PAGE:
Local breweries matter to communities.
Updated: Oct 17, 2018
What’s your local?
Put another way, where do you go in your community to hang out for a bit, have an interesting microbrew or two, see some neighbors, and talk to your friendly neighborhood craft brewer?
People who love local beer know this already: That micro- and nanobrewers foster community and civic engagement. Small brewing establishments that solicit their guests’ input and curate their beer offerings can bring together even the busiest neighbors.
But don’t just take my word for it: Take it from noted journalist James Fallows, whose 2016 piece in The Atlantic listed 11 traits that distinguish a town or a city where things “just seem to work.” On the list are characteristics like proximity to a research university, successful private-public partnerships, visible town mothers and fathers, and a thriving downtown, even if it’s a tiny one. Number 11 on the list – and the measure that Fallows said well may be the most reliable – is the presence of one or more craft breweries.¹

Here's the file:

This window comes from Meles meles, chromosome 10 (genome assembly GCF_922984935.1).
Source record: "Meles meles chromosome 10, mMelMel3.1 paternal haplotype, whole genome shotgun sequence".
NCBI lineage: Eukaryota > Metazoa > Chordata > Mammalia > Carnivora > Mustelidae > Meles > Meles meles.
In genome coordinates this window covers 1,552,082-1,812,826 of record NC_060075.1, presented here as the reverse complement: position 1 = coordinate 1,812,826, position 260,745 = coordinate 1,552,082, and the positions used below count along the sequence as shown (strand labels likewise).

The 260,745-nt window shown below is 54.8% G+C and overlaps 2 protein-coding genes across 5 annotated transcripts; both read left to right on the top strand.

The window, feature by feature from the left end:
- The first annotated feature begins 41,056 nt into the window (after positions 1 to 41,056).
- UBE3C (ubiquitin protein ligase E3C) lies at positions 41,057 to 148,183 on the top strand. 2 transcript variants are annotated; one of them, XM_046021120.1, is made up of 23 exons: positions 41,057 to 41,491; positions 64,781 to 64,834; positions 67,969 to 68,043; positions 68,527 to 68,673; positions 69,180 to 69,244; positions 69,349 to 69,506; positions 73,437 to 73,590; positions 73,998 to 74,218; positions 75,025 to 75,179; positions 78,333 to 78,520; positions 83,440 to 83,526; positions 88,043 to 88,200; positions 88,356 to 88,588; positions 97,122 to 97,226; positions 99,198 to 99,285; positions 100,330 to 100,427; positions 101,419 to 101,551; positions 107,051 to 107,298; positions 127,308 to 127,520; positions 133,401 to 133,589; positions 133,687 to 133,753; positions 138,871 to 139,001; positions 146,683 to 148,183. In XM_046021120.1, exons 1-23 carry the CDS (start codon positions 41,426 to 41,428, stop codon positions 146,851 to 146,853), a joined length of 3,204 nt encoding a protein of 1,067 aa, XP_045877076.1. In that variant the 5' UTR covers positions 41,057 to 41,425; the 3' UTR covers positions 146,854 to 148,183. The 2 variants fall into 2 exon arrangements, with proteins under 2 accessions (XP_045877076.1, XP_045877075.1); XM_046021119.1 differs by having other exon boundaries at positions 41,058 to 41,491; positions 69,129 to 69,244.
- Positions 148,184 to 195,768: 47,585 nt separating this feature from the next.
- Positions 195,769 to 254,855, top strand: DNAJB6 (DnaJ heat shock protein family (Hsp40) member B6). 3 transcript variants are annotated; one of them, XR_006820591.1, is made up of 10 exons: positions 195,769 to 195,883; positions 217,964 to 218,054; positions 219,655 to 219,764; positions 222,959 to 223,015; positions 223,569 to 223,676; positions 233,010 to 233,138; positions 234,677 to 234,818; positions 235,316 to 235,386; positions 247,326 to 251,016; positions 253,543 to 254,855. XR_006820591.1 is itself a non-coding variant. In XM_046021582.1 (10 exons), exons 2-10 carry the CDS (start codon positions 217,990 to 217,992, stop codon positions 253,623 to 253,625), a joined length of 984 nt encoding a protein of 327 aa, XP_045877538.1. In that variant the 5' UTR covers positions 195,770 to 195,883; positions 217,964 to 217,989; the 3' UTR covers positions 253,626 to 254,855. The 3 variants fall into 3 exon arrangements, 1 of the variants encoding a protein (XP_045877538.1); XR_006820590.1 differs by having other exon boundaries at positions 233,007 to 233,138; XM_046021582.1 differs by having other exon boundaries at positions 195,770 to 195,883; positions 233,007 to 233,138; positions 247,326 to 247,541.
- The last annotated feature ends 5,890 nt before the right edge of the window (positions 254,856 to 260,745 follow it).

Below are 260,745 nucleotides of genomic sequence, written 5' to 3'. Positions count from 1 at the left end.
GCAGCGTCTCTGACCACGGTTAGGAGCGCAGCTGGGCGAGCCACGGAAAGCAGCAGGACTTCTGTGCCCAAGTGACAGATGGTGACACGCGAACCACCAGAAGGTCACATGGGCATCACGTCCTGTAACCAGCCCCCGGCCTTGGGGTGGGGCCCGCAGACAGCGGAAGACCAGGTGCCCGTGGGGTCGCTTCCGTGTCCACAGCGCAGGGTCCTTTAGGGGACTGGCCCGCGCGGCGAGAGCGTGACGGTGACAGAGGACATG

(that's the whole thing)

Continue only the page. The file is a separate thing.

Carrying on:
We all already knew that, but it’s nice to have a famous writer do some legwork for us, isn’t it?
LoveLocalBeer wants to tell the stories of these breweries. These communities. These entrepreneurs. The beer offerings and the people behind them.
Let’s get to know the brewers—the owners—the organizers—the patrons. We’ll find a vast variety of hometown taprooms and cool activities to write about and encourage you to visit.
OK, fans—LoveLocalBeer wants to hear from you: Use any of our links (email by clicking "Get in touch" on our front page, Twitter (@lovelocalbeer), Instagram (@lovelocalbeer), FB (@mylocalbeer) to clue us in to your favorite neighborhood brewers and taprooms, your preferred hangouts and fun spots.
So let us know: What’s your local?
¹ James Fallows--https://www.theatlantic.com/magazine/archive/2016/03/eleven-signs-a-city-will-succeed/426885/